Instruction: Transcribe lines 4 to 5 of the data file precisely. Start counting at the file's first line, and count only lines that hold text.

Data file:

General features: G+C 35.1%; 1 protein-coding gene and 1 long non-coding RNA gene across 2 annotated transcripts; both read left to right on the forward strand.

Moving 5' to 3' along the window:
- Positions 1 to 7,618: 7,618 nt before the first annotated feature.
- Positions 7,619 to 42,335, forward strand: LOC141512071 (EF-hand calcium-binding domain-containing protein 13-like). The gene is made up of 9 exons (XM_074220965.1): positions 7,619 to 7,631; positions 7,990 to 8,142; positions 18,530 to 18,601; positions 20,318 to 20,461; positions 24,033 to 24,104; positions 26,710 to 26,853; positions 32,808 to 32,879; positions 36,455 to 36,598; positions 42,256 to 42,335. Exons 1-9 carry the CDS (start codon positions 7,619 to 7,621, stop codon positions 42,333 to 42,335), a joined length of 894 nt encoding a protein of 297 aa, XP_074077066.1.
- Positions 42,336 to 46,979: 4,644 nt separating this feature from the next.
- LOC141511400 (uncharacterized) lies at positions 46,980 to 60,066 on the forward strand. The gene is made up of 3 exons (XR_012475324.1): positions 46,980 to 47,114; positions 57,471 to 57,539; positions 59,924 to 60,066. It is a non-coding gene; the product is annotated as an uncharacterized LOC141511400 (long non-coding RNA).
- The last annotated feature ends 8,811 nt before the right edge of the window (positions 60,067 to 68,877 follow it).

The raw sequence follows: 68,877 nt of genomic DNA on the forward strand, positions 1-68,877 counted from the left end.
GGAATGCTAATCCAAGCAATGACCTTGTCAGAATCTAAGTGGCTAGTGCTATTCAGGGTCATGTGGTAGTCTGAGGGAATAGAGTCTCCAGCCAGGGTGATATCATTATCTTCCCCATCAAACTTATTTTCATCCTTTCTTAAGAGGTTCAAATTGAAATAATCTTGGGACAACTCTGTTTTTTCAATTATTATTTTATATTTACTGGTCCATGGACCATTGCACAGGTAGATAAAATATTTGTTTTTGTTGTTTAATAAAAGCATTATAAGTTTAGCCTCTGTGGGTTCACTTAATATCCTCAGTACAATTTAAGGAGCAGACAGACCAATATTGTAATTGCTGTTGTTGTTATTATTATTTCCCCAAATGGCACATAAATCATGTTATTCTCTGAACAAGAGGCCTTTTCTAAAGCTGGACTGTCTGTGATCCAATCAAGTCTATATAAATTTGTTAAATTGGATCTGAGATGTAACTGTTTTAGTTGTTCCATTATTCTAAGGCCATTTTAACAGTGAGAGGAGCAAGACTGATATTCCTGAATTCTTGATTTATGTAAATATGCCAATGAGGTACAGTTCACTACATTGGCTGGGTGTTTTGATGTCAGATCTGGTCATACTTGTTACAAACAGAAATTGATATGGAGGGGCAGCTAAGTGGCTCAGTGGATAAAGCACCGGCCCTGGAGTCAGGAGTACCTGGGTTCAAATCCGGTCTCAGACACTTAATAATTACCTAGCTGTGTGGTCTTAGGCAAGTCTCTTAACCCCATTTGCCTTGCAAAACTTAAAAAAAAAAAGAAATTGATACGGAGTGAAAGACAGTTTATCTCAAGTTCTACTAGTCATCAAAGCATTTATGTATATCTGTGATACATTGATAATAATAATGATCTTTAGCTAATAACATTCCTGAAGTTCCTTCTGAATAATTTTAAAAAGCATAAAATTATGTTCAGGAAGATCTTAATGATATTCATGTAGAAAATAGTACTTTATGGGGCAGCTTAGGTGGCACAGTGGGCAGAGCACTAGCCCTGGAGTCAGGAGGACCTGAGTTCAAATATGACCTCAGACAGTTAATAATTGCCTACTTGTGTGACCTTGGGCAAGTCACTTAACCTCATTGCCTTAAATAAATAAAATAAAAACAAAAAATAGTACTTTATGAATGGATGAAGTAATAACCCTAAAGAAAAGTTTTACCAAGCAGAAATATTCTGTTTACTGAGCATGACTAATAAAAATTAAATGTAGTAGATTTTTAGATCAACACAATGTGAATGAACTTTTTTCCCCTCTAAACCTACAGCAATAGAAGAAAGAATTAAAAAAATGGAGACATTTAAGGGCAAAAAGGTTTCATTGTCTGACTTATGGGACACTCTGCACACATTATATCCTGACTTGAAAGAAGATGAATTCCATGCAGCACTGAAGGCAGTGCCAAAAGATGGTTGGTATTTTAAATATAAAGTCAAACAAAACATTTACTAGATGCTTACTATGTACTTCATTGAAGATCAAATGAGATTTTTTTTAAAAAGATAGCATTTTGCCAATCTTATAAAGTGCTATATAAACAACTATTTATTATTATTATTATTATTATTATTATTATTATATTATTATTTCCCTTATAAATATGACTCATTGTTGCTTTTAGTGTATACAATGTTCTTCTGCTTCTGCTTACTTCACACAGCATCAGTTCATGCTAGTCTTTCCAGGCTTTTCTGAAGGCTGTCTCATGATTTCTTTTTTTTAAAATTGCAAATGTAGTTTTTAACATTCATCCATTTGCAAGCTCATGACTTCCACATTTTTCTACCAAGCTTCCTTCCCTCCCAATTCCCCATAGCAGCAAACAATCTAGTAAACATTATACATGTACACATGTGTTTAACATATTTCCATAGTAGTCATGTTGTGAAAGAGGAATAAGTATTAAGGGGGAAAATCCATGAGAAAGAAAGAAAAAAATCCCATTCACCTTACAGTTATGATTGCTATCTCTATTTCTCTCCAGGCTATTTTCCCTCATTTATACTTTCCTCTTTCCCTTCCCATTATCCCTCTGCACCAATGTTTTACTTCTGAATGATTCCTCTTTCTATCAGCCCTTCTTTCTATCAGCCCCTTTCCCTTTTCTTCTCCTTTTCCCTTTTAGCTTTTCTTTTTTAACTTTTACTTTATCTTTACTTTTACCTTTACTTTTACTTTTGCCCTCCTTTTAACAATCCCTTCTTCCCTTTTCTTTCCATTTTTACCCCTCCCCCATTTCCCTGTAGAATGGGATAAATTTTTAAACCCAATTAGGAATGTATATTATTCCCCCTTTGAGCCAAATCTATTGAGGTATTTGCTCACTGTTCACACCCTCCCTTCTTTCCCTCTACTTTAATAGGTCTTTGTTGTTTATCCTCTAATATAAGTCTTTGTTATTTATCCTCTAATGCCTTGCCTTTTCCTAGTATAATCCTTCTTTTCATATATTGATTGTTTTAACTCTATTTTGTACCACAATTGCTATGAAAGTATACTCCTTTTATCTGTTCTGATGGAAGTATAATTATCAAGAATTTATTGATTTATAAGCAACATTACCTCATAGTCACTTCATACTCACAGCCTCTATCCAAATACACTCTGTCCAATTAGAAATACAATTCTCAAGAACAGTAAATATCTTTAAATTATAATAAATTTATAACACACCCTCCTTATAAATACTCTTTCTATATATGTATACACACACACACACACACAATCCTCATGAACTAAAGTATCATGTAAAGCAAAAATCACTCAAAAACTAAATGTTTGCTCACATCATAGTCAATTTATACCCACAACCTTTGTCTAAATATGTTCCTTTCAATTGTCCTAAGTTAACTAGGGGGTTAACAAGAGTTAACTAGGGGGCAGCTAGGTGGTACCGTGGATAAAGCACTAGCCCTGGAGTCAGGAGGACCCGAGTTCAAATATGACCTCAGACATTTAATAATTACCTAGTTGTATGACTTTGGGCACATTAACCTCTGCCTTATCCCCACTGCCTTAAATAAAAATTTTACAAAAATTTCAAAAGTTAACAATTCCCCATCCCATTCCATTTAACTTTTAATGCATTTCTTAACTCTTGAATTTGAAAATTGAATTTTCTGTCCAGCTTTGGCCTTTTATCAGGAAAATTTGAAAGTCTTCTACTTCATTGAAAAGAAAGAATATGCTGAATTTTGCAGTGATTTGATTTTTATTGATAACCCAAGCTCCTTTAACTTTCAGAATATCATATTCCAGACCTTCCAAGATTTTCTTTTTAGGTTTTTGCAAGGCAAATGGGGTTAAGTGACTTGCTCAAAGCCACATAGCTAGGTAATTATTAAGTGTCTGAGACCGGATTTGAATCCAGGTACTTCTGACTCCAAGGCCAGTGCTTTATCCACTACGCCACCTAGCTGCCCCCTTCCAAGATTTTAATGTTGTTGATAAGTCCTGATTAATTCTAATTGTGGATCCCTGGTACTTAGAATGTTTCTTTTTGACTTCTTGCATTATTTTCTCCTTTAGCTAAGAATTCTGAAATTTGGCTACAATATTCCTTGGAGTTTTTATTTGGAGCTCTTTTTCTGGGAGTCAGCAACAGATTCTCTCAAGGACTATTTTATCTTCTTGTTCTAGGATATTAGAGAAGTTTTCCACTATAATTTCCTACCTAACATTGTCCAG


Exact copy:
- Positions 7,619 to 42,335, forward strand: LOC141512071 (EF-hand calcium-binding domain-containing protein 13-like). The gene is made up of 9 exons (XM_074220965.1): positions 7,619 to 7,631; positions 7,990 to 8,142; positions 18,530 to 18,601; positions 20,318 to 20,461; positions 24,033 to 24,104; positions 26,710 to 26,853; positions 32,808 to 32,879; positions 36,455 to 36,598; positions 42,256 to 42,335. Exons 1-9 carry the CDS (start codon positions 7,619 to 7,621, stop codon positions 42,333 to 42,335), a joined length of 894 nt encoding a protein of 297 aa, XP_074077066.1.
- Positions 42,336 to 46,979: 4,644 nt separating this feature from the next.